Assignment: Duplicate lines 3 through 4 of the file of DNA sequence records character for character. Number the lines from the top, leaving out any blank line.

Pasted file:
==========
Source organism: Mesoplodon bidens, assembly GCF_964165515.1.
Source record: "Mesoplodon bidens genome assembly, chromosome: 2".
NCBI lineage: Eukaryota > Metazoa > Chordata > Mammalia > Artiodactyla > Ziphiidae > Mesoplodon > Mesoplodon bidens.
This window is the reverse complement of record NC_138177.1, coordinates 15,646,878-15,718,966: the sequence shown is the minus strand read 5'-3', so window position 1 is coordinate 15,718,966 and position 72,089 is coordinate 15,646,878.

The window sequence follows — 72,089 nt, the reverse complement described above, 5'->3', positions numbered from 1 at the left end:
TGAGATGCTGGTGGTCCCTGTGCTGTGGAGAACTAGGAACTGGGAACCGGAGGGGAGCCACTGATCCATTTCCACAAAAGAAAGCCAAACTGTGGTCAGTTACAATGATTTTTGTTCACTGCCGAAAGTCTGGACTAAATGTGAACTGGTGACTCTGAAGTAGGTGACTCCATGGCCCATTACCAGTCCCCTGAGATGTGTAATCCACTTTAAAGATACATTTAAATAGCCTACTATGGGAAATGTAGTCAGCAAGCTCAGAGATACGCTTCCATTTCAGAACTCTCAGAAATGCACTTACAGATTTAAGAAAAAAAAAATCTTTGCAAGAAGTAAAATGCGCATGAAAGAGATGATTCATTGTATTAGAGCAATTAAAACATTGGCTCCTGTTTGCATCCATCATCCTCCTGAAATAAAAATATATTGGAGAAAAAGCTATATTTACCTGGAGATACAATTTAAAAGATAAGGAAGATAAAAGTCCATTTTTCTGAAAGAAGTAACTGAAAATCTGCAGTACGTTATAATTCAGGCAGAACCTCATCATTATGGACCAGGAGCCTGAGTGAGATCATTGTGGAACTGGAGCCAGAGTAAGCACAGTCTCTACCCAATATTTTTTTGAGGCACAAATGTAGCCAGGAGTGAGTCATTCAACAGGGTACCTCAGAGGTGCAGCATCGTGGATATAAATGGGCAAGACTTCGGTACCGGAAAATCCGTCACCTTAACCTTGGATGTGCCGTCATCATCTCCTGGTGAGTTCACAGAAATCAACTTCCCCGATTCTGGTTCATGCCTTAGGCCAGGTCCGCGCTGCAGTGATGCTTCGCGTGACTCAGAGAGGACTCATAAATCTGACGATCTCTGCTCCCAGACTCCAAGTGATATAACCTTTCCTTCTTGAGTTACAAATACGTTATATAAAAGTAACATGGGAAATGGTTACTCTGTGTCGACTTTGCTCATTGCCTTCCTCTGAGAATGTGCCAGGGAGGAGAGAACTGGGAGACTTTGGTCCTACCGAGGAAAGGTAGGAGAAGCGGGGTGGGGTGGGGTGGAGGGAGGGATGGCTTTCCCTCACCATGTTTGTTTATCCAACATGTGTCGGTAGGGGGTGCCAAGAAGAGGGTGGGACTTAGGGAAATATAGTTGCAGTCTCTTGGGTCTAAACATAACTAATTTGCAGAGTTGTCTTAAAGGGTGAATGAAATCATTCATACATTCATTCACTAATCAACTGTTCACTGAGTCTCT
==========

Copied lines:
NCBI lineage: Eukaryota > Metazoa > Chordata > Mammalia > Artiodactyla > Ziphiidae > Mesoplodon > Mesoplodon bidens.
This window is the reverse complement of record NC_138177.1, coordinates 15,646,878-15,718,966: the sequence shown is the minus strand read 5'-3', so window position 1 is coordinate 15,718,966 and position 72,089 is coordinate 15,646,878.